The opinion of the court was delivered by: Hon. Norman A. Mordue, U.S. District Judge:
MEMORANDUM DECISION AND ORDER
On April 27, 2012, plaintiff Diane Robinson filed a complaint pursuant to Title VII of the Civil Rights Act of 1964, 42 U.S.C. § 2000e et seq., against defendant Jimmy Webber, her supervisor. Plaintiff alleges that defendant discriminated against her based on her race or color and sex. Plaintiff, who has not paid the filing fee, moved to proceed with this matter in forma pauperis pursuant to 28 U.S.C. § 1915.
Before assessing whether plaintiff demonstrated financial need United States Magistrate Judge Randolph F. Treece reviewed the viability of the complaint in accordance with the requirements of 28 U.S.C. § 1915A. Magistrate Judge Treece found that the complaint lacked any feasible claim under Title VII because: (1) there were no "allegation[s] that she was discriminated against because of her race, color, religion, sex, or her national origin"; and (2) "individuals are not liable under Title VII." Even reading plaintiff's complaint liberally, the Magistrate Judge could find no other legal basis, i.e., 42 U.S.C. § 1983, on which plaintiff could advance a claim against defendant because there is no allegation that defendant violated a constitutional or federal right - - or that he acted under color of state law. Noting that the parties lacked diversity of citizenship because they are citizens of New York State, 28 U.S.C. § 1332(a),
the Magistrate Judge found that the complaint contained nothing to suggest the Court had subject matter jurisdiction over this action. Accordingly, the Magistrate Judge issued a Report-Recommendation and Order recommending that the complaint be dismissed for failure to state a claim upon which relief may be granted and failure to establish subject matter jurisdiction. Plaintiff timely objected.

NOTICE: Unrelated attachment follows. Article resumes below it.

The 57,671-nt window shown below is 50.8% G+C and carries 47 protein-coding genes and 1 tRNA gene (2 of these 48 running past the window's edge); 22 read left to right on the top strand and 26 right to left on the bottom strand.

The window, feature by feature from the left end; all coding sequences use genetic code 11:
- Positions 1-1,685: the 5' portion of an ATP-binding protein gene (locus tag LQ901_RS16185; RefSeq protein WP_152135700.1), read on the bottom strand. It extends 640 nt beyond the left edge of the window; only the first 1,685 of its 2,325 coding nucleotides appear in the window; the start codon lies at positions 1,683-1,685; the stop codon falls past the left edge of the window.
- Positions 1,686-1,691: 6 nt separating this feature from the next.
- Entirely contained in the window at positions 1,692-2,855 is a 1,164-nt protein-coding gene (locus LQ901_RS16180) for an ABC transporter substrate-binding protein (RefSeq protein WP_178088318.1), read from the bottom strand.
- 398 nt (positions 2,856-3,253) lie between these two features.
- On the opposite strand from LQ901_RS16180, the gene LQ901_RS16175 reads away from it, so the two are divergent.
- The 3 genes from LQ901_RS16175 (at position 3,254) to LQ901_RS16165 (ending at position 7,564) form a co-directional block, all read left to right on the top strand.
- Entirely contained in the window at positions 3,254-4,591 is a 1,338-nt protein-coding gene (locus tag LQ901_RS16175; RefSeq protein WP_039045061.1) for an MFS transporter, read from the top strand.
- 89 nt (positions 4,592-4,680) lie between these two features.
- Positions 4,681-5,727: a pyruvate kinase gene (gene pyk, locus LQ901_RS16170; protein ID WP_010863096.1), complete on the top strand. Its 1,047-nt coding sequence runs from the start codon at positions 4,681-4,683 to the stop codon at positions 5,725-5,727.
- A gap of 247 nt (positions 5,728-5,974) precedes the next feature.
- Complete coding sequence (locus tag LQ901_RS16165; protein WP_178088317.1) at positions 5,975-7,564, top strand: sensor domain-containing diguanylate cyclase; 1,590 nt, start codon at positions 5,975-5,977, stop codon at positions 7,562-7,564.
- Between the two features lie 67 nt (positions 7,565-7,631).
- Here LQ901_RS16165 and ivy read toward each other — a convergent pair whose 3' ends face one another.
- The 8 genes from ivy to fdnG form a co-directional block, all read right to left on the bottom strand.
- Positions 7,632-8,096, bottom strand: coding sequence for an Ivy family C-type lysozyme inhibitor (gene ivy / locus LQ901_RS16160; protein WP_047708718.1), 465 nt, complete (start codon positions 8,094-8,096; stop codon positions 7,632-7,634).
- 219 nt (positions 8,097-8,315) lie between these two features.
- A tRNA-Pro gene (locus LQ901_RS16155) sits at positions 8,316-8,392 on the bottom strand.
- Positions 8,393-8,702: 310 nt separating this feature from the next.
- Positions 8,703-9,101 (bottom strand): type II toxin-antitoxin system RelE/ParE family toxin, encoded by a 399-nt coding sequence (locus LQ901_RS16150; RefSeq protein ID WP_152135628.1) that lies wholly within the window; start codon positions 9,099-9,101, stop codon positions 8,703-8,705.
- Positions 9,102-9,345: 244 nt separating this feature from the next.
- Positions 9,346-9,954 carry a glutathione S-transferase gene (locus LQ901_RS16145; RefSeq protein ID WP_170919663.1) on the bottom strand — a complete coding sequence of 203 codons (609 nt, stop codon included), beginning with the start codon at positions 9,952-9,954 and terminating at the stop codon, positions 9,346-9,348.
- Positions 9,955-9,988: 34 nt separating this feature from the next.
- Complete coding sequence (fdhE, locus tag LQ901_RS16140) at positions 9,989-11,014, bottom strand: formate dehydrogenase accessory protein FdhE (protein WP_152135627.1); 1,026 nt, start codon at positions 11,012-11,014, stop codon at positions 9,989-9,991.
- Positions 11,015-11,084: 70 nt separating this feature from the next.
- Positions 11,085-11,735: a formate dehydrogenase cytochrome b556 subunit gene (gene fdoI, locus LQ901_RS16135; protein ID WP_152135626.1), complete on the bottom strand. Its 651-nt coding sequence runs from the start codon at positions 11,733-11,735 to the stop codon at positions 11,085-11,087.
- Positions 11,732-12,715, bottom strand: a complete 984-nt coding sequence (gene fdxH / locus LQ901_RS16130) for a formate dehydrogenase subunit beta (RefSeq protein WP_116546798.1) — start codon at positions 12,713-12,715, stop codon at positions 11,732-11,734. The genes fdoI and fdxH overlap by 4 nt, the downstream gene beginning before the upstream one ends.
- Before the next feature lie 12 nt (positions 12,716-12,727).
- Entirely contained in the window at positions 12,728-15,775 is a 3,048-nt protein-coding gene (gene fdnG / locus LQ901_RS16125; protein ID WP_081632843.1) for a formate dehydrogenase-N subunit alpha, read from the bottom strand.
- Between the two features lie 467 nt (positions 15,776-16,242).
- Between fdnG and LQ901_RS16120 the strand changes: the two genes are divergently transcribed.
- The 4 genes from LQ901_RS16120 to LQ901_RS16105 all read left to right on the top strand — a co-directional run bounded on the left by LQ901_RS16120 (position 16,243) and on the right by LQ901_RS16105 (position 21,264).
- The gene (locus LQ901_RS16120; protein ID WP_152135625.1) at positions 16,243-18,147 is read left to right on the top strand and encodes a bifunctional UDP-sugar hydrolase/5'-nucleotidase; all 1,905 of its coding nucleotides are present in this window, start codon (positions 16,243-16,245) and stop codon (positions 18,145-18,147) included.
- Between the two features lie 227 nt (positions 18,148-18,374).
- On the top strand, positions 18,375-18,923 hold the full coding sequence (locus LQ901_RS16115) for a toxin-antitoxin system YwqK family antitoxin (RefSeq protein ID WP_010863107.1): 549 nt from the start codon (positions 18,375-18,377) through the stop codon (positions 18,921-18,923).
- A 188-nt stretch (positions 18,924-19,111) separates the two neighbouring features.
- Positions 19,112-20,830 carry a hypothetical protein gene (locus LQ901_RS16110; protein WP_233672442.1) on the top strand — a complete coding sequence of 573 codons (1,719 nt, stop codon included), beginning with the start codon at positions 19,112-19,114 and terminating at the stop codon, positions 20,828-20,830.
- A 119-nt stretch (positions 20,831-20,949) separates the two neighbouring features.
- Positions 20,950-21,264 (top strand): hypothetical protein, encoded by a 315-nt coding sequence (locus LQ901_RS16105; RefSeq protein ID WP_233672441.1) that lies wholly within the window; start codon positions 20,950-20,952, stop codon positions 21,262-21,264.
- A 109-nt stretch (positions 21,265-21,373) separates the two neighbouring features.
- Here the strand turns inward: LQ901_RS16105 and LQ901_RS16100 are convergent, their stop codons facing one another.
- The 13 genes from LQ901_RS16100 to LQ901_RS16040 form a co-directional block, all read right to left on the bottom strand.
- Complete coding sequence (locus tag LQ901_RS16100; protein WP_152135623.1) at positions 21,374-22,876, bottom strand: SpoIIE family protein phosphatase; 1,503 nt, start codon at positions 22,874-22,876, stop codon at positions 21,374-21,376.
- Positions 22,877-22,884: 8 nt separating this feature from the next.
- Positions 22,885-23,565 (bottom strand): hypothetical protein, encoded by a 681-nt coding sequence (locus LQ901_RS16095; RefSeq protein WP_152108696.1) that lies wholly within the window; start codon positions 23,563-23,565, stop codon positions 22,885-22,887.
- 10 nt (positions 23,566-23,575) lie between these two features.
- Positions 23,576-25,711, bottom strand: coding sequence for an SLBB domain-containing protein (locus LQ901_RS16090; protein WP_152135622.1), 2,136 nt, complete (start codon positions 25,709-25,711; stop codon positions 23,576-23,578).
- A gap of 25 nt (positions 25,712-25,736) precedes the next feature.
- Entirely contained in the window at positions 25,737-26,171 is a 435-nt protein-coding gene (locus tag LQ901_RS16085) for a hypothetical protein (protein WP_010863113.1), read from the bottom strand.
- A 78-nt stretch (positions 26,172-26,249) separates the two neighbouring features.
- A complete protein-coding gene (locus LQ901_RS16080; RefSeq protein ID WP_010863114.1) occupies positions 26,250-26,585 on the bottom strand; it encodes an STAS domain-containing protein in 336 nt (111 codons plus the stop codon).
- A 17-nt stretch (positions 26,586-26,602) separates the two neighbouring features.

Pursuant to 28 U.S.C. § 636(b)(1)(C), this Court reviews de novo those parts of a report and recommendation to which a party specifically objects. In her letter of objection, plaintiff states:
I'm seeking monetary relief against my supervisor Jimmy Webber for the mistreatment I receive by Jim Webber. I also believe that treatment was not only because I black but because I'm a black female where there are mostly white they do not hire many black I one of four black and the only back female.
Although disagreement happen in the work place it unfair that Jim Webber would single me out every time when I complain he would tell me learn to deal with it and blame me for what took place.
And yes my hour was cut down which was not fair this treatment was not done to any other employee and I do feel very much so that it was and is discrimination against me were this treatment is not being done to any other employee and I do feel that Jimmy Webber is liable I feel that this is the right jurisdiction to my claim Jimmy Webber who is my supervisor should no that you don't mistreat any employee that way black or white. So I ask for monetary relief by this court. Also I would like the court to make them stop any bad treatment that I receive.
I'm not asking for differen[t] treatment I just asking to be treated fairly like all other employee in my case. I believe that if I did not put a claim in to the E.E.O.C. I would still be treated the same way or would not have job. So therefore please review my case.
Nothing in plaintiff's letter of objection calls into question the Magistrate Judge's analysis of the complaint. Title VII does not provide for individual liability. Spiegel v. Schulmann, 604 F.3d 72, 79 (2d Cir. 2010) (per curiam). Therefore, the Title VII claims against defendant Jimmy Webber must be dismissed. Moreover, the complaint does not allege that Webber is a state actor, or that he acted under color of state law. See Torraco v. Port Authority of New York and New Jersey, 615 F.3d 129, 136 (2d Cir. 2010) ("Section 1983 imposes liability on anyone who, under color of state law, deprives a person 'of any rights, privileges, or immunities secured by the Constitution and laws,' and allows parties to seek damages against state actors for alleged violations of federal rights.") (internal citation omitted) (quoting 42 U.S.C. § 1983). ...